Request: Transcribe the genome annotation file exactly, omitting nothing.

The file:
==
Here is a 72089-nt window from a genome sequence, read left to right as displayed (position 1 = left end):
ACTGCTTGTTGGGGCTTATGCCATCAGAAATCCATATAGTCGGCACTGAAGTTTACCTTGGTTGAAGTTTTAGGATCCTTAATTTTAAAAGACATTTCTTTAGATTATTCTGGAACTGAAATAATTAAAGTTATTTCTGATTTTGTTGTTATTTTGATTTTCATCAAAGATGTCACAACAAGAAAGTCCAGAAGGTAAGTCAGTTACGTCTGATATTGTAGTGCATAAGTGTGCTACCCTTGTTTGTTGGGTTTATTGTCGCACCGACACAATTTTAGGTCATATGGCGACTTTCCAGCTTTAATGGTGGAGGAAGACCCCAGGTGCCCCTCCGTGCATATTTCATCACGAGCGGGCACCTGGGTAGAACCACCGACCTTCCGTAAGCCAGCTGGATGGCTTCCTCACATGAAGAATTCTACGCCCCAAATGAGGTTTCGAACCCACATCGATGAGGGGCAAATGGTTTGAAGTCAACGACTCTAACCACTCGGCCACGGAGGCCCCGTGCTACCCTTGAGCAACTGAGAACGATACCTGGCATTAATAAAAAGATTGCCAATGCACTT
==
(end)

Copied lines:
Here is a 72089-nt window from a genome sequence, read left to right as displayed (position 1 = left end):
ACTGCTTGTTGGGGCTTATGCCATCAGAAATCCATATAGTCGGCACTGAAGTTTACCTTGGTTGAAGTTTTAGGATCCTTAATTTTAAAAGACATTTCTTTAGATTATTCTGGAACTGAAATAATTAAAGTTATTTCTGATTTTGTTGTTATTTTGATTTTCATCAAAGATGTCACAACAAGAAAGTCCAGAAGGTAAGTCAGTTACGTCTGATATTGTAGTGCATAAGTGTGCTACCCTTGTTTGTTGGGTTTATTGTCGCACCGACACAATTTTAGGTCATATGGCGACTTTCCAGCTTTAATGGTGGAGGAAGACCCCAGGTGCCCCTCCGTGCATATTTCATCACGAGCGGGCACCTGGGTAGAACCACCGACCTTCCGTAAGCCAGCTGGATGGCTTCCTCACATGAAGAATTCTACGCCCCAAATGAGGTTTCGAACCCACATCGATGAGGGGCAAATGGTTTGAAGTCAACGACTCTAACCACTCGGCCACGGAGGCCCCGTGCTACCCTTGAGCAACTGAGAACGATACCTGGCATTAATAAAAAGATTGCCAATGCACTT